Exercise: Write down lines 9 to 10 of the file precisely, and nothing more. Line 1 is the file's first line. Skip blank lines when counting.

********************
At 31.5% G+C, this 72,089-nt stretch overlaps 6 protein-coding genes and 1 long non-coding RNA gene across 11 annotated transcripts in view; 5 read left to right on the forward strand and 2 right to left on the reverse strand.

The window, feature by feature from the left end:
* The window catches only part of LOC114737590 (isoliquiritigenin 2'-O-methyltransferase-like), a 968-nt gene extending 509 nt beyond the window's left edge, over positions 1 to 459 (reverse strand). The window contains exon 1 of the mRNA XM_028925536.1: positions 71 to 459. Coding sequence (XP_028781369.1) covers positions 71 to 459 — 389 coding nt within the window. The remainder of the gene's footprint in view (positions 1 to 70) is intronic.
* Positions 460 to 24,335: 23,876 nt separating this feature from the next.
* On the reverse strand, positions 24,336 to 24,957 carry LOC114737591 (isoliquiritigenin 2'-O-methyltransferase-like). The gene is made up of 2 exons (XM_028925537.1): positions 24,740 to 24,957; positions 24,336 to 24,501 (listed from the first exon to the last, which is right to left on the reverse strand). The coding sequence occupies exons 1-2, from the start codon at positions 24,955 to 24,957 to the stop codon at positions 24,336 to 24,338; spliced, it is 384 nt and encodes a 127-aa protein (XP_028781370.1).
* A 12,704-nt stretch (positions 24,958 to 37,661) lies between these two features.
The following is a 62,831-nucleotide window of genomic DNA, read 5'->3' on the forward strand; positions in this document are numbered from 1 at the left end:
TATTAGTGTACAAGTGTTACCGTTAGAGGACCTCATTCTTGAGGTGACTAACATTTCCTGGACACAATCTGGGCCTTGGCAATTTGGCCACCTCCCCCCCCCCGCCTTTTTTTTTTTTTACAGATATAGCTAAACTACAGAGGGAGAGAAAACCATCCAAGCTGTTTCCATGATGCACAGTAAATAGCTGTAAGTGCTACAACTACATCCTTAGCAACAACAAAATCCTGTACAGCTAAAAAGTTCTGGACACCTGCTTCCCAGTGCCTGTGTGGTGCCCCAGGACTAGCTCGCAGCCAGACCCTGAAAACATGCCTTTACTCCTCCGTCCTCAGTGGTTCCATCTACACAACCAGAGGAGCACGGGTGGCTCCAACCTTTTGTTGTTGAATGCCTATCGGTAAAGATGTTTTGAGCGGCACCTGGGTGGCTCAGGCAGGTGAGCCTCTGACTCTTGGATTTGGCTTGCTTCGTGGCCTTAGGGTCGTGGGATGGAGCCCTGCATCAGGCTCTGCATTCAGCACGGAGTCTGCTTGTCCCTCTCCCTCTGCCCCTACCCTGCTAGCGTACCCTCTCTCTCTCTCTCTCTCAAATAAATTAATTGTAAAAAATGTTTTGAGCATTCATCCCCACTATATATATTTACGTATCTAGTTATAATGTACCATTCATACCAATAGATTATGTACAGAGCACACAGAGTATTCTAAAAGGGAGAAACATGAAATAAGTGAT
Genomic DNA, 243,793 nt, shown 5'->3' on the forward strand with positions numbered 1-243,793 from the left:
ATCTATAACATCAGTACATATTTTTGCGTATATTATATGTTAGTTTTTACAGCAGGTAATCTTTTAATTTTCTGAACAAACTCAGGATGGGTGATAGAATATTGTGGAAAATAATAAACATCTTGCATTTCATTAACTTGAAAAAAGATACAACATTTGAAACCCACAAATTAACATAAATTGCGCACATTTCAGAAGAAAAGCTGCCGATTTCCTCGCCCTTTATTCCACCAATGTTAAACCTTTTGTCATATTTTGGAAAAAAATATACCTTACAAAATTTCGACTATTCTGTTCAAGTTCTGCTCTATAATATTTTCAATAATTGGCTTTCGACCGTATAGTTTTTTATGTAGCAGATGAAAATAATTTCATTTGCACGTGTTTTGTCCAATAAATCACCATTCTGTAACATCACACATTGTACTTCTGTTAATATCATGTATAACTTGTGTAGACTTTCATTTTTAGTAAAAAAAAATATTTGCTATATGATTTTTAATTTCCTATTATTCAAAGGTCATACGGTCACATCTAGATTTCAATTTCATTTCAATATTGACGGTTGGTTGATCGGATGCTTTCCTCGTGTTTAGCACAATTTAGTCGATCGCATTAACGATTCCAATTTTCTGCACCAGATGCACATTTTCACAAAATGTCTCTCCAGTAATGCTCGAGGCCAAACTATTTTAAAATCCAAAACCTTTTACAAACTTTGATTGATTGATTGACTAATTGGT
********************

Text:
Genomic DNA, 243,793 nt, shown 5'->3' on the forward strand with positions numbered 1-243,793 from the left:
ATCTATAACATCAGTACATATTTTTGCGTATATTATATGTTAGTTTTTACAGCAGGTAATCTTTTAATTTTCTGAACAAACTCAGGATGGGTGATAGAATATTGTGGAAAATAATAAACATCTTGCATTTCATTAACTTGAAAAAAGATACAACATTTGAAACCCACAAATTAACATAAATTGCGCACATTTCAGAAGAAAAGCTGCCGATTTCCTCGCCCTTTATTCCACCAATGTTAAACCTTTTGTCATATTTTGGAAAAAAATATACCTTACAAAATTTCGACTATTCTGTTCAAGTTCTGCTCTATAATATTTTCAATAATTGGCTTTCGACCGTATAGTTTTTTATGTAGCAGATGAAAATAATTTCATTTGCACGTGTTTTGTCCAATAAATCACCATTCTGTAACATCACACATTGTACTTCTGTTAATATCATGTATAACTTGTGTAGACTTTCATTTTTAGTAAAAAAAAATATTTGCTATATGATTTTTAATTTCCTATTATTCAAAGGTCATACGGTCACATCTAGATTTCAATTTCATTTCAATATTGACGGTTGGTTGATCGGATGCTTTCCTCGTGTTTAGCACAATTTAGTCGATCGCATTAACGATTCCAATTTTCTGCACCAGATGCACATTTTCACAAAATGTCTCTCCAGTAATGCTCGAGGCCAAACTATTTTAAAATCCAAAACCTTTTACAAACTTTGATTGATTGATTGACTAATTGGT